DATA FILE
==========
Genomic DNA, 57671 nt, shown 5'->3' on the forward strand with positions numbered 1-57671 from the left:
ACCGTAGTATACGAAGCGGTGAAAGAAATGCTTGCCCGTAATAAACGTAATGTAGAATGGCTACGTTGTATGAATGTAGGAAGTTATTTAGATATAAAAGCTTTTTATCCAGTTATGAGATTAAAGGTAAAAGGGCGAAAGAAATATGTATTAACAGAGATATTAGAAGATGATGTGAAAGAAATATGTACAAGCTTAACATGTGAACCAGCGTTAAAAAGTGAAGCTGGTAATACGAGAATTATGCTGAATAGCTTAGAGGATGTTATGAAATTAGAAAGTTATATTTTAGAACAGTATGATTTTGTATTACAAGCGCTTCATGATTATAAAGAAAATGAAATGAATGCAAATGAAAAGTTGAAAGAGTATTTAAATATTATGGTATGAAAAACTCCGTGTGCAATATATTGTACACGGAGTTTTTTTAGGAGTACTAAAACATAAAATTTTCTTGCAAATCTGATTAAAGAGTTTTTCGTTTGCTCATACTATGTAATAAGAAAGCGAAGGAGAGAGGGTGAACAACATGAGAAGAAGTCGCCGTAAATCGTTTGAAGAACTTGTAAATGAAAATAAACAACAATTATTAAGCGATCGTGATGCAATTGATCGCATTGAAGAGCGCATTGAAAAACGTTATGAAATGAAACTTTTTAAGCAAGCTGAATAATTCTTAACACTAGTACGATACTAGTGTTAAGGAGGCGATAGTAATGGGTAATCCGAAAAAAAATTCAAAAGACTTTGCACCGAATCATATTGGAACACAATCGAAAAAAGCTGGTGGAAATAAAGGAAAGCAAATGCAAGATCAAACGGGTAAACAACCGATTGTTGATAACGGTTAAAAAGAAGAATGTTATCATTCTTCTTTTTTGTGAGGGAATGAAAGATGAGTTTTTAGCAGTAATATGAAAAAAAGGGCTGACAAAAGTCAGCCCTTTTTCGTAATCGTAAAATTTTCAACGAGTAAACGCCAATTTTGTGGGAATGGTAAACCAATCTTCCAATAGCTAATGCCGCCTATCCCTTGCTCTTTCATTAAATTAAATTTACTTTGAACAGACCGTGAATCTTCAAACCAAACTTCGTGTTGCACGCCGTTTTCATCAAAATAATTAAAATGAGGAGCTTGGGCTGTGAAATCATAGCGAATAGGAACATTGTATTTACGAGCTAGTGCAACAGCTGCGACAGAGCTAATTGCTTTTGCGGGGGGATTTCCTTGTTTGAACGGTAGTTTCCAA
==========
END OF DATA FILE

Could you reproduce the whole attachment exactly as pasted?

Genomic DNA, 57671 nt, shown 5'->3' on the forward strand with positions numbered 1-57671 from the left:
ACCGTAGTATACGAAGCGGTGAAAGAAATGCTTGCCCGTAATAAACGTAATGTAGAATGGCTACGTTGTATGAATGTAGGAAGTTATTTAGATATAAAAGCTTTTTATCCAGTTATGAGATTAAAGGTAAAAGGGCGAAAGAAATATGTATTAACAGAGATATTAGAAGATGATGTGAAAGAAATATGTACAAGCTTAACATGTGAACCAGCGTTAAAAAGTGAAGCTGGTAATACGAGAATTATGCTGAATAGCTTAGAGGATGTTATGAAATTAGAAAGTTATATTTTAGAACAGTATGATTTTGTATTACAAGCGCTTCATGATTATAAAGAAAATGAAATGAATGCAAATGAAAAGTTGAAAGAGTATTTAAATATTATGGTATGAAAAACTCCGTGTGCAATATATTGTACACGGAGTTTTTTTAGGAGTACTAAAACATAAAATTTTCTTGCAAATCTGATTAAAGAGTTTTTCGTTTGCTCATACTATGTAATAAGAAAGCGAAGGAGAGAGGGTGAACAACATGAGAAGAAGTCGCCGTAAATCGTTTGAAGAACTTGTAAATGAAAATAAACAACAATTATTAAGCGATCGTGATGCAATTGATCGCATTGAAGAGCGCATTGAAAAACGTTATGAAATGAAACTTTTTAAGCAAGCTGAATAATTCTTAACACTAGTACGATACTAGTGTTAAGGAGGCGATAGTAATGGGTAATCCGAAAAAAAATTCAAAAGACTTTGCACCGAATCATATTGGAACACAATCGAAAAAAGCTGGTGGAAATAAAGGAAAGCAAATGCAAGATCAAACGGGTAAACAACCGATTGTTGATAACGGTTAAAAAGAAGAATGTTATCATTCTTCTTTTTTGTGAGGGAATGAAAGATGAGTTTTTAGCAGTAATATGAAAAAAAGGGCTGACAAAAGTCAGCCCTTTTTCGTAATCGTAAAATTTTCAACGAGTAAACGCCAATTTTGTGGGAATGGTAAACCAATCTTCCAATAGCTAATGCCGCCTATCCCTTGCTCTTTCATTAAATTAAATTTACTTTGAACAGACCGTGAATCTTCAAACCAAACTTCGTGTTGCACGCCGTTTTCATCAAAATAATTAAAATGAGGAGCTTGGGCTGTGAAATCATAGCGAATAGGAACATTGTATTTACGAGCTAGTGCAACAGCTGCGACAGAGCTAATTGCTTTTGCGGGGGGATTTCCTTGTTTGAACGGTAGTTTCCAA